Hilbert Spaces – Part 2

Recall that in the finite dimensional world, two vector spaces are isometrically isomorphic if and only if they have the same dimension. In the last post, I mentioned that, by using the appropriate definition of a basis and dimension, one can make the same statement about infinite dimensional (complete) inner product spaces, commonly known as Hilbert spaces. This post will be devoted to proving this fact.

First, let’s recall the definition of an orthonormal basis from last time. Recall that a set of vectors $\{e_\alpha\}_{\alpha\in A}$ is orthonormal if $\langle e_\alpha,e_\beta\rangle=\delta_{\alpha,\beta}$. The set is called an orthonormal basis if, in addition, it satisfies one of the following equivalent properties:

1. For all $x\in H$, we have $x=\sum_{\alpha\in A} \langle x,e_\alpha\rangle e_\alpha$, where the sum on the right has only countably many non-zero terms and converges in the norm topology no matter how the terms are ordered.
2. If $\langle x,e_\alpha\rangle=0$ for all $\alpha\in A$, then $x=0$.
3. Given any $x\in H$, we have $||x||^2=\sum_{\alpha\in A} |\langle x,e_\alpha\rangle|^2$.

In the last post on Hilbert spaces, I proved that every Hilbert space has an orthonormal basis by considering a maximal orthonormal set in $H$ (and so naturally had to invoke Zorn’s lemma) and showed that such a set must be a basis. The following proof is adapted from J.B. Conway’s A Course in Functional Analysis.

Proposition/Definition If $E$ and $F$ are orthonormal bases for the same Hilbert space $H$, then $|E|=|F|$. The cardinal number $|E|$ is called the dimension of the Hilbert space $H$ and is denoted by $\dim H$.
Proof: The case where either $|E|$ or $|F|$ is trivial since any orthonormal spanning set in a finite dimensional space is a (Hamel) basis and so $|E|$ is the vector space dimension of $H$. Thus we consider only the case where $|E|$ and $|F|$ are infinite. For fixed $e\in E$, we define $F_e=\{f\in F:\langle e,f\rangle\neq0\}$. By definition of an ONB, $F_e$ is countable. Given any $f\in F$, there must exist some $e\in E$ with $\langle e,f\rangle\neq 0$, otherwise $f=\sum_{e\in E}\langle e,f\rangle e=0$. But $||0||=0\neq1=||f||$ so such $e$ must exist. Thus $F=\bigcup_{e\in E} F_e$. But then $|F|\leq |E|\cdot \aleph_0=|E|$ since $E$ is infinite. The proof of the reverse inequality is symmetric, hence $|F|=|E|$.

Recall that if $H$ and $K$ are two Hilbert spaces, then a linear map $T:H\to K$ is called an isometry if $\langle x,y\rangle_H=\langle Tx,Ty\rangle_K$ for all $x,y\in H$. Note that an isometry is bounded with norm one, since for any $x\in H$, we have $||Tx||^2=\langle Tx,Tx\rangle=\langle x,x\rangle=||x||^2$. Moreover, if $Tx=0$, then $||x||=||Tx||=0$, so $x=0$, hence an isometry is always injective and so is an isomorphism onto its range. If $T$ is surjective, then we say $T$ is an isometric isomorphism between $H$ and $K$ and the spaces $H$ and $K$ are isometrically isomorphic and we write $H\simeq K$. With these definitions in hand, we can prove the following important theorem:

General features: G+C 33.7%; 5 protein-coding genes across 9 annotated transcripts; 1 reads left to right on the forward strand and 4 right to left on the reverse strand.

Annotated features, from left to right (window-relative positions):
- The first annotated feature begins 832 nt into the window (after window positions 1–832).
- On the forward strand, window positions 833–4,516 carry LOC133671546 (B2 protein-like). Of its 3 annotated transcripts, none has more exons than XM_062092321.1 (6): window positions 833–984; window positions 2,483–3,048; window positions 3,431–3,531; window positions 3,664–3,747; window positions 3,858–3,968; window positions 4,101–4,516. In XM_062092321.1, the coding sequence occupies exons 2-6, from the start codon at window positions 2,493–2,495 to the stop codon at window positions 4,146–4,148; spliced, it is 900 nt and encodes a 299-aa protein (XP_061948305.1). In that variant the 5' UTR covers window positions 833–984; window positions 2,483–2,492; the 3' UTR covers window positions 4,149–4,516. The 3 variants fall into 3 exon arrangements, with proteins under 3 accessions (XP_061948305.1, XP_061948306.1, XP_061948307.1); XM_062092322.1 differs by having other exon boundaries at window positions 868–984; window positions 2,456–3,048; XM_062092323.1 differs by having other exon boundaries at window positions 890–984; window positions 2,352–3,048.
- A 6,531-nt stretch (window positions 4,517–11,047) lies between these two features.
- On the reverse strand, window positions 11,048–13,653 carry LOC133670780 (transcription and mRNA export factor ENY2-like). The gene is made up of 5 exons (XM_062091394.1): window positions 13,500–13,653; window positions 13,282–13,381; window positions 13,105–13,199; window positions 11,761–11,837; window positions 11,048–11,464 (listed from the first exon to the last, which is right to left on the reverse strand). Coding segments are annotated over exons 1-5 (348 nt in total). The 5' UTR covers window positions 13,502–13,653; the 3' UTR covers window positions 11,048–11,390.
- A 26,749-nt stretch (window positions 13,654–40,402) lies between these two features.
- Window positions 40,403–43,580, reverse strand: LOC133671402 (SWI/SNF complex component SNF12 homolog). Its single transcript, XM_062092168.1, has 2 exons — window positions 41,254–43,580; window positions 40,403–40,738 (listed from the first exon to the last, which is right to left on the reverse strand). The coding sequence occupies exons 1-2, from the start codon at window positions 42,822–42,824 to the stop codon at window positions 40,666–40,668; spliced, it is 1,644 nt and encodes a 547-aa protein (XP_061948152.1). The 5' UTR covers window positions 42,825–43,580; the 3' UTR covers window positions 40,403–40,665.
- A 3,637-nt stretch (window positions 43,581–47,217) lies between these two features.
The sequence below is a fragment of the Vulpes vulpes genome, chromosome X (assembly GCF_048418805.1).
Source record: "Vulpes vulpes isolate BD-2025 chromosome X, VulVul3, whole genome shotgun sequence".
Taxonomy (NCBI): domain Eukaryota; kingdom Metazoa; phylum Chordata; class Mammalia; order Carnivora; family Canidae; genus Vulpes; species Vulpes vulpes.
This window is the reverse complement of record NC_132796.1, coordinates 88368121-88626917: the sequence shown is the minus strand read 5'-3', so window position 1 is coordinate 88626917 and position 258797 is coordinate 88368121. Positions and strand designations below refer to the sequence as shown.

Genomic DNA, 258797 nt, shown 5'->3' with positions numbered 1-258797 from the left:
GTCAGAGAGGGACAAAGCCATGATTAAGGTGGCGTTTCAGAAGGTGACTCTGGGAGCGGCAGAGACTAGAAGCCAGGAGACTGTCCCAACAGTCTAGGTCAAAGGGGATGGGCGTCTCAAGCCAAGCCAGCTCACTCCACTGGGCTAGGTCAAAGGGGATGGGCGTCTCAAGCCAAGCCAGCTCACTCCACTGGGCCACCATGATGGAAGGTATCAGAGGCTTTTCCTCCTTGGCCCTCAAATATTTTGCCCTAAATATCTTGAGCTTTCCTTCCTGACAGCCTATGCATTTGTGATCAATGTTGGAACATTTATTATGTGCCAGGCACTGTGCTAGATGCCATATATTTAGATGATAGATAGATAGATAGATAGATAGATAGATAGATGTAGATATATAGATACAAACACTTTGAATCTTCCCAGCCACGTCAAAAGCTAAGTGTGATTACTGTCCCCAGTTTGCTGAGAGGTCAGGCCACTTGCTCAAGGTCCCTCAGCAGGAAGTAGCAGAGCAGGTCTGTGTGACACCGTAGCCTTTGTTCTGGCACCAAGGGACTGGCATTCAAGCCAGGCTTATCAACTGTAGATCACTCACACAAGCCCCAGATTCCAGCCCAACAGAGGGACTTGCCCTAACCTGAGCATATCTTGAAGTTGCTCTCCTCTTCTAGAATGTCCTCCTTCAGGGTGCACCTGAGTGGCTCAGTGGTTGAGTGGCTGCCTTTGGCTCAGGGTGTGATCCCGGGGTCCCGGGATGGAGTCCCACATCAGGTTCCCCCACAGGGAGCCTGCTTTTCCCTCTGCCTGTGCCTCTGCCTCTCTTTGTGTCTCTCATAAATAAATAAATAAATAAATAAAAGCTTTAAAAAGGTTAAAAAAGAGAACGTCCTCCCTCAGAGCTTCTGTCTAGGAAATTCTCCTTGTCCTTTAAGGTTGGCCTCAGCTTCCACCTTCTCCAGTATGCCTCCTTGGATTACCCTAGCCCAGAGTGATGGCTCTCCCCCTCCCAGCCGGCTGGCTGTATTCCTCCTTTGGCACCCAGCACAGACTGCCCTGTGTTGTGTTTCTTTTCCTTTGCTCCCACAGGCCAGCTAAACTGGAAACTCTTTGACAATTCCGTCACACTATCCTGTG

Theorem Two Hilbert spaces $H$ and $K$ are isometrically isomorphic if and only if they have the same dimension.

To prove the theorem, I’ll follow a standard technique of finding a sort of canonical object and showing that any Hilbert space is isomorphic to this object which behaves the way we want it to behave.

Lemma Let $A$ be any set and define

$\displaystyle l^2(A):=\{f:A\to\mathbb{C}:\sum_{a\in A}|f(a)|^2<\infty\},\hspace{3mm} \langle f,g\rangle=\sum_{a\in A}f(a)\overline{g(a)}$

Then $l^2(A)$ is a Hilbert space under the given inner product and $l^2(A)\simeq l^2(B)$ if and only if $|A|=|B|$.
Proof sketch: It is relatively straightforward to show that $l^2(A)$ is a Hilbert space (see, for example, Folland or Conway). For the isomorphism, given $a\in A$, define $f_a$ by $f_a(a)=1$ and $f_a(b)=0$ for $b\neq a$. It is clear $f_a\in l^2(A)$ and that the set $\{f_a\}_{a\in A}$ is an orthonormal set in $l^2(A)$. To show that it is a basis, suppose that $\langle x,f_a\rangle=0$ for all $a\in A$. By definition of $f_a$, $0=\langle x,f_a\rangle=x(a)$. Since this holds for all $a\in A$, $x=0$, and so $\{f_a\}_{a\in A}$ is indeed an ONB for $l^2(A)$. Define $\{g_b\}_{b\in B}$ similarly. If an isomorphism $T:l^2(A)\to l^2(B)$ exists, then $\{Tf_a\}_{a\in A}$ is an orthonormal basis for $B$, and so by the well-definedness of dimension, this basis has the same cardinality as $\{g_b\}_{b\in B}$. But the former set is indexed by $A$ and the latter by $B$, which implies $|A|=|B|$. For the converse, use Folland’s proposition 5.30 to get the desired map.